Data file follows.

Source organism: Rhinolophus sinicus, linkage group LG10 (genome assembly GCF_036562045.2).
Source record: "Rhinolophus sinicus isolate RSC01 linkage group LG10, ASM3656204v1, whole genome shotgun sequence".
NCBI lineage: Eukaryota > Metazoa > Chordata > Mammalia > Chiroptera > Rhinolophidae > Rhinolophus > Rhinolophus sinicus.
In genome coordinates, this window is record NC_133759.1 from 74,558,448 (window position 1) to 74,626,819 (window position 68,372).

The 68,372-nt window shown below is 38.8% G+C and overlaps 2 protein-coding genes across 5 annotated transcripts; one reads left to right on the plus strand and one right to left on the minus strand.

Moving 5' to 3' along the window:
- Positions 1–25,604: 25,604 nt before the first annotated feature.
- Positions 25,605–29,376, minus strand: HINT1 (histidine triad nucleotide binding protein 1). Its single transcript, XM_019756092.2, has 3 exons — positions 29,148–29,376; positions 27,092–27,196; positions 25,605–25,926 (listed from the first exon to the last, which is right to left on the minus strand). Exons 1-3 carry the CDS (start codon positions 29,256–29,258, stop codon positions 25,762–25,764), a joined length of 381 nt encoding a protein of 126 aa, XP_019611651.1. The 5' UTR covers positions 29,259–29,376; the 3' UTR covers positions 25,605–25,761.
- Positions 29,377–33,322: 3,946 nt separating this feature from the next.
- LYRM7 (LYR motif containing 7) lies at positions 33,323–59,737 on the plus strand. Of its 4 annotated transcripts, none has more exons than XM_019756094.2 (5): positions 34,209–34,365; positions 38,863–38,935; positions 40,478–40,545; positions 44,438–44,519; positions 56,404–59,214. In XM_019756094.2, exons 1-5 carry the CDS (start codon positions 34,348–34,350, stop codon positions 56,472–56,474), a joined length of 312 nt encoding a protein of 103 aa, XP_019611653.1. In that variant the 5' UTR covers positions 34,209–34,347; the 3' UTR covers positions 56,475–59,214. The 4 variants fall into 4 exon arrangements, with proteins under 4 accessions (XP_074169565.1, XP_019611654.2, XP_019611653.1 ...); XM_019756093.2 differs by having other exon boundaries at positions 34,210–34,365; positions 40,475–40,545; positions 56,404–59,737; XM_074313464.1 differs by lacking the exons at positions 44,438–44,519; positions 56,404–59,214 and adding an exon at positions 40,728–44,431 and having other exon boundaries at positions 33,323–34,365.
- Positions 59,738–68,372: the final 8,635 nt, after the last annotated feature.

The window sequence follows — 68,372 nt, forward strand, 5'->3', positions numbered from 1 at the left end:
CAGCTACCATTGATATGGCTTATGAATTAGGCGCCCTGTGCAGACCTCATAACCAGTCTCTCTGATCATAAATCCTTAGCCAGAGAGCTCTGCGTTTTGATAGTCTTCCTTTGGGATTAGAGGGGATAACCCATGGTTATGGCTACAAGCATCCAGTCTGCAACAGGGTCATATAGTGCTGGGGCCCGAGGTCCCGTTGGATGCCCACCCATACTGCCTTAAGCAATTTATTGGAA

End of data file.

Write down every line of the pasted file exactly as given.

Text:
Source organism: Rhinolophus sinicus, linkage group LG10 (genome assembly GCF_036562045.2).
Source record: "Rhinolophus sinicus isolate RSC01 linkage group LG10, ASM3656204v1, whole genome shotgun sequence".
NCBI lineage: Eukaryota > Metazoa > Chordata > Mammalia > Chiroptera > Rhinolophidae > Rhinolophus > Rhinolophus sinicus.
In genome coordinates, this window is record NC_133759.1 from 74,558,448 (window position 1) to 74,626,819 (window position 68,372).

The 68,372-nt window shown below is 38.8% G+C and overlaps 2 protein-coding genes across 5 annotated transcripts; one reads left to right on the plus strand and one right to left on the minus strand.

Moving 5' to 3' along the window:
- Positions 1–25,604: 25,604 nt before the first annotated feature.
- Positions 25,605–29,376, minus strand: HINT1 (histidine triad nucleotide binding protein 1). Its single transcript, XM_019756092.2, has 3 exons — positions 29,148–29,376; positions 27,092–27,196; positions 25,605–25,926 (listed from the first exon to the last, which is right to left on the minus strand). Exons 1-3 carry the CDS (start codon positions 29,256–29,258, stop codon positions 25,762–25,764), a joined length of 381 nt encoding a protein of 126 aa, XP_019611651.1. The 5' UTR covers positions 29,259–29,376; the 3' UTR covers positions 25,605–25,761.
- Positions 29,377–33,322: 3,946 nt separating this feature from the next.
- LYRM7 (LYR motif containing 7) lies at positions 33,323–59,737 on the plus strand. Of its 4 annotated transcripts, none has more exons than XM_019756094.2 (5): positions 34,209–34,365; positions 38,863–38,935; positions 40,478–40,545; positions 44,438–44,519; positions 56,404–59,214. In XM_019756094.2, exons 1-5 carry the CDS (start codon positions 34,348–34,350, stop codon positions 56,472–56,474), a joined length of 312 nt encoding a protein of 103 aa, XP_019611653.1. In that variant the 5' UTR covers positions 34,209–34,347; the 3' UTR covers positions 56,475–59,214. The 4 variants fall into 4 exon arrangements, with proteins under 4 accessions (XP_074169565.1, XP_019611654.2, XP_019611653.1 ...); XM_019756093.2 differs by having other exon boundaries at positions 34,210–34,365; positions 40,475–40,545; positions 56,404–59,737; XM_074313464.1 differs by lacking the exons at positions 44,438–44,519; positions 56,404–59,214 and adding an exon at positions 40,728–44,431 and having other exon boundaries at positions 33,323–34,365.
- Positions 59,738–68,372: the final 8,635 nt, after the last annotated feature.

The window sequence follows — 68,372 nt, forward strand, 5'->3', positions numbered from 1 at the left end:
CAGCTACCATTGATATGGCTTATGAATTAGGCGCCCTGTGCAGACCTCATAACCAGTCTCTCTGATCATAAATCCTTAGCCAGAGAGCTCTGCGTTTTGATAGTCTTCCTTTGGGATTAGAGGGGATAACCCATGGTTATGGCTACAAGCATCCAGTCTGCAACAGGGTCATATAGTGCTGGGGCCCGAGGTCCCGTTGGATGCCCACCCATACTGCCTTAAGCAATTTATTGGAA